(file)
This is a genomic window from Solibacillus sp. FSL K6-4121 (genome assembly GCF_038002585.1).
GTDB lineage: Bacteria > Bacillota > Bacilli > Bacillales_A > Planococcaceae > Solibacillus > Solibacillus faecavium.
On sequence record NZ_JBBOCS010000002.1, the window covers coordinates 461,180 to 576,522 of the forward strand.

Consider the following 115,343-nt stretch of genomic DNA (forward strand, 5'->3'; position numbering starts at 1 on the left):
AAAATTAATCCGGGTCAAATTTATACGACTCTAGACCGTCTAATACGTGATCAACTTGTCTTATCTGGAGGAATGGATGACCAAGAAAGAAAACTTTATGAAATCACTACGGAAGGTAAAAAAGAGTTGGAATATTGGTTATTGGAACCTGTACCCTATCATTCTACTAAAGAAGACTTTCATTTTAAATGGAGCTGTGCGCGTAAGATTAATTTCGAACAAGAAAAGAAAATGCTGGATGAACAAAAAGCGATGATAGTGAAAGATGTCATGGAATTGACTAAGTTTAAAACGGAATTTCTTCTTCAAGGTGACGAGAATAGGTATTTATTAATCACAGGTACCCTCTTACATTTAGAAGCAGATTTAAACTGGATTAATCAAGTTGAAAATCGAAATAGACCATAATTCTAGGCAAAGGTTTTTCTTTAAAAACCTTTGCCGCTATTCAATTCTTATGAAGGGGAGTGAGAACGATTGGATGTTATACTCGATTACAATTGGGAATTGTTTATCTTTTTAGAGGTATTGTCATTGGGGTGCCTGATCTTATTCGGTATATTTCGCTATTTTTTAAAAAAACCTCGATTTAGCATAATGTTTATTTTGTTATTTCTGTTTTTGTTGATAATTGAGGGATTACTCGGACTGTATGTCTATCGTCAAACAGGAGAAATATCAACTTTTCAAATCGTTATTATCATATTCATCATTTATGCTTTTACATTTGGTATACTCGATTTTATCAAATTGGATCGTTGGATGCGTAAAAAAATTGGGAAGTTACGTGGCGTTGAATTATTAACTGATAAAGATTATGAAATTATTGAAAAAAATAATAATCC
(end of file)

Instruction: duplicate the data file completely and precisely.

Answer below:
This is a genomic window from Solibacillus sp. FSL K6-4121 (genome assembly GCF_038002585.1).
GTDB lineage: Bacteria > Bacillota > Bacilli > Bacillales_A > Planococcaceae > Solibacillus > Solibacillus faecavium.
On sequence record NZ_JBBOCS010000002.1, the window covers coordinates 461,180 to 576,522 of the forward strand.

Consider the following 115,343-nt stretch of genomic DNA (forward strand, 5'->3'; position numbering starts at 1 on the left):
AAAATTAATCCGGGTCAAATTTATACGACTCTAGACCGTCTAATACGTGATCAACTTGTCTTATCTGGAGGAATGGATGACCAAGAAAGAAAACTTTATGAAATCACTACGGAAGGTAAAAAAGAGTTGGAATATTGGTTATTGGAACCTGTACCCTATCATTCTACTAAAGAAGACTTTCATTTTAAATGGAGCTGTGCGCGTAAGATTAATTTCGAACAAGAAAAGAAAATGCTGGATGAACAAAAAGCGATGATAGTGAAAGATGTCATGGAATTGACTAAGTTTAAAACGGAATTTCTTCTTCAAGGTGACGAGAATAGGTATTTATTAATCACAGGTACCCTCTTACATTTAGAAGCAGATTTAAACTGGATTAATCAAGTTGAAAATCGAAATAGACCATAATTCTAGGCAAAGGTTTTTCTTTAAAAACCTTTGCCGCTATTCAATTCTTATGAAGGGGAGTGAGAACGATTGGATGTTATACTCGATTACAATTGGGAATTGTTTATCTTTTTAGAGGTATTGTCATTGGGGTGCCTGATCTTATTCGGTATATTTCGCTATTTTTTAAAAAAACCTCGATTTAGCATAATGTTTATTTTGTTATTTCTGTTTTTGTTGATAATTGAGGGATTACTCGGACTGTATGTCTATCGTCAAACAGGAGAAATATCAACTTTTCAAATCGTTATTATCATATTCATCATTTATGCTTTTACATTTGGTATACTCGATTTTATCAAATTGGATCGTTGGATGCGTAAAAAAATTGGGAAGTTACGTGGCGTTGAATTATTAACTGATAAAGATTATGAAATTATTGAAAAAAATAATAATCC